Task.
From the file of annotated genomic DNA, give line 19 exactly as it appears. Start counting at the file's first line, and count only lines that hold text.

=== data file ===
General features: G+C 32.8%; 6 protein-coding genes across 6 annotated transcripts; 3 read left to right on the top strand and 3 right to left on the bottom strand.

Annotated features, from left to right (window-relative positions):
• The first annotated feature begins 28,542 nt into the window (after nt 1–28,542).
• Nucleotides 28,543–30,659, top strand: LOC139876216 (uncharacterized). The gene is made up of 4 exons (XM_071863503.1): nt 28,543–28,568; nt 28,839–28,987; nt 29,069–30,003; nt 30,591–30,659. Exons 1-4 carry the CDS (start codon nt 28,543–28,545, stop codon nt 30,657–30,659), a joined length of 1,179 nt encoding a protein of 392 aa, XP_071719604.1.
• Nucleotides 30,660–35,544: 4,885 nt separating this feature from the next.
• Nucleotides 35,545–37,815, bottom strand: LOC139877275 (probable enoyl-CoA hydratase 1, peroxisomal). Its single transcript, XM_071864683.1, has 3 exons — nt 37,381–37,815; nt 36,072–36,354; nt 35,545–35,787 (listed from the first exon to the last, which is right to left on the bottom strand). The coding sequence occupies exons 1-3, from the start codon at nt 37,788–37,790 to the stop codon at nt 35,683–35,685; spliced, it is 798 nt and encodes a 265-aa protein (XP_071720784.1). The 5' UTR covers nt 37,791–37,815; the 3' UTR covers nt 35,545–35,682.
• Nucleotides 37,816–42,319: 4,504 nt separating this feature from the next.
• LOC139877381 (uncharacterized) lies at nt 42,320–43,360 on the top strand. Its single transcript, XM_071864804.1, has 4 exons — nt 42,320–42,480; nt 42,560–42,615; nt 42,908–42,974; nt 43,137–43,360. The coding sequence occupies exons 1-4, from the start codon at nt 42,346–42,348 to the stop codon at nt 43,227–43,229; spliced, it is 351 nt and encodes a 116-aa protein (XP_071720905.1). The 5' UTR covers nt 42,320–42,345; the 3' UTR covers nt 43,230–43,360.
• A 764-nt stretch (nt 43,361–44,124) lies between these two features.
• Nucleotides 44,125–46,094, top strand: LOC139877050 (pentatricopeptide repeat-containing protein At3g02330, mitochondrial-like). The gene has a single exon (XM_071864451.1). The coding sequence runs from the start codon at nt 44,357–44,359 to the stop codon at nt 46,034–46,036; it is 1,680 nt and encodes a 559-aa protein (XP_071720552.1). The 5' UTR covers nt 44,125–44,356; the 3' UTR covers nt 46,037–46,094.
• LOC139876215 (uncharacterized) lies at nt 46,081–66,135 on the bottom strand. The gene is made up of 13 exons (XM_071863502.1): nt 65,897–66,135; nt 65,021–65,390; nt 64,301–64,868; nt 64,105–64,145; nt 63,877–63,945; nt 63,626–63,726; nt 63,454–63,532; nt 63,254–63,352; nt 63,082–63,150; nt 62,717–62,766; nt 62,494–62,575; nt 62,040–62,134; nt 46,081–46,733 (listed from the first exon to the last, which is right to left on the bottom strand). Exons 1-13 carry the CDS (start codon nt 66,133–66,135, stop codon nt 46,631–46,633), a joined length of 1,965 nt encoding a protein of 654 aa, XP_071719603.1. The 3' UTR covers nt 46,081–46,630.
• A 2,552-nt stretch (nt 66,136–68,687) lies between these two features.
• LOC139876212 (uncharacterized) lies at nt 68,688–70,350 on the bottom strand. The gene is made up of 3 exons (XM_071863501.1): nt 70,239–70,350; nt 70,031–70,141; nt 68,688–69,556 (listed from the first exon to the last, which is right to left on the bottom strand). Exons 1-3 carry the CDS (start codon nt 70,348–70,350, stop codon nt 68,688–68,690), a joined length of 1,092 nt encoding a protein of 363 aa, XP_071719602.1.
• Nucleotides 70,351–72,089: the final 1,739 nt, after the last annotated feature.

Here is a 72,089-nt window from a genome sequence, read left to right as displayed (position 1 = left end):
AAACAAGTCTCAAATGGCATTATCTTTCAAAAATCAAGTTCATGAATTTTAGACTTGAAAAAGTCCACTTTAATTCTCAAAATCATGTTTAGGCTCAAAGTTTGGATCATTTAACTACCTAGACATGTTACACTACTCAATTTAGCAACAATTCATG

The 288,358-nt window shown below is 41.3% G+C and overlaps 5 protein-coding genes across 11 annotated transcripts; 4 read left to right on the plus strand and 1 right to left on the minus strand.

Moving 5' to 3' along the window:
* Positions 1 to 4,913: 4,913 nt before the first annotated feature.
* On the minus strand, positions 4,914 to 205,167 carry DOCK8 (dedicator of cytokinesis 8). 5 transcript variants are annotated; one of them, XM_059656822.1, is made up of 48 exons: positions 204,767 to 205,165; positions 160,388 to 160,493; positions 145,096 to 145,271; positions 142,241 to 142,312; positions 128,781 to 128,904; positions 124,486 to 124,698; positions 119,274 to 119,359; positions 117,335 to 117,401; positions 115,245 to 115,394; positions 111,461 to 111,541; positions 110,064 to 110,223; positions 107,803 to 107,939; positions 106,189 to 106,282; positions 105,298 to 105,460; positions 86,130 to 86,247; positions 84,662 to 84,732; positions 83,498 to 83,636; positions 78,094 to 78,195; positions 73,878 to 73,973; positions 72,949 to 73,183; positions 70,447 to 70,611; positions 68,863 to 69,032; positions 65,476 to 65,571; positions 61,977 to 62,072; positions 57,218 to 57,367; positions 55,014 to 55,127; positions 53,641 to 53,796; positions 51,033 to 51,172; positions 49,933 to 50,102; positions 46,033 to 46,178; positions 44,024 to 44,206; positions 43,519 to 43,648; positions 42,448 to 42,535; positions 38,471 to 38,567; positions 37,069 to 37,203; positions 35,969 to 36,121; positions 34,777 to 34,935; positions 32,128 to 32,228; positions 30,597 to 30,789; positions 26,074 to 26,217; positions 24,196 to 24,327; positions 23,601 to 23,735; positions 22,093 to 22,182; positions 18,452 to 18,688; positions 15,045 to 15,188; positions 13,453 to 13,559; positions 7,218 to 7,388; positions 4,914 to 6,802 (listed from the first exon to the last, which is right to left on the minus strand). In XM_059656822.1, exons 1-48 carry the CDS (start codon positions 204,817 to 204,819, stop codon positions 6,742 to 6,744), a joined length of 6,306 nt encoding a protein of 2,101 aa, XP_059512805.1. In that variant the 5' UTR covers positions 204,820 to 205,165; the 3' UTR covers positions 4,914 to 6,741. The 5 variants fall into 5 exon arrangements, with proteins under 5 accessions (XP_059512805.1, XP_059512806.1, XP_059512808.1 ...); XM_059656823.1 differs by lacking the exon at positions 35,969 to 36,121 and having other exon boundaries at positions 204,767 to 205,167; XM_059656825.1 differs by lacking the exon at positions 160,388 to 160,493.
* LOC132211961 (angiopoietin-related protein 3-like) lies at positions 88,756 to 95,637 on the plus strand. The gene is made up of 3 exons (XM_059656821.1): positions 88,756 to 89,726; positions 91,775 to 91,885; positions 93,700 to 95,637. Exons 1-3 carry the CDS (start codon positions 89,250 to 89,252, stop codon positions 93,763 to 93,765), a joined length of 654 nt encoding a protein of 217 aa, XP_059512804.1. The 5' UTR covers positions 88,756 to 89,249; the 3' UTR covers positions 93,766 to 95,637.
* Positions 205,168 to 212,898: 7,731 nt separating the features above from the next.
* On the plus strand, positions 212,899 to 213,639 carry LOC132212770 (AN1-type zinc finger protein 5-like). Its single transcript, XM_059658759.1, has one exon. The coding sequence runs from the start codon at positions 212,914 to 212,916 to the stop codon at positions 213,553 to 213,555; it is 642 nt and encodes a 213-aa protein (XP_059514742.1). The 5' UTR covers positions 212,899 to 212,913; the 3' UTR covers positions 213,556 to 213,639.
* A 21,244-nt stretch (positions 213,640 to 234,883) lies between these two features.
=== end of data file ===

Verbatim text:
* Positions 1 to 4,913: 4,913 nt before the first annotated feature.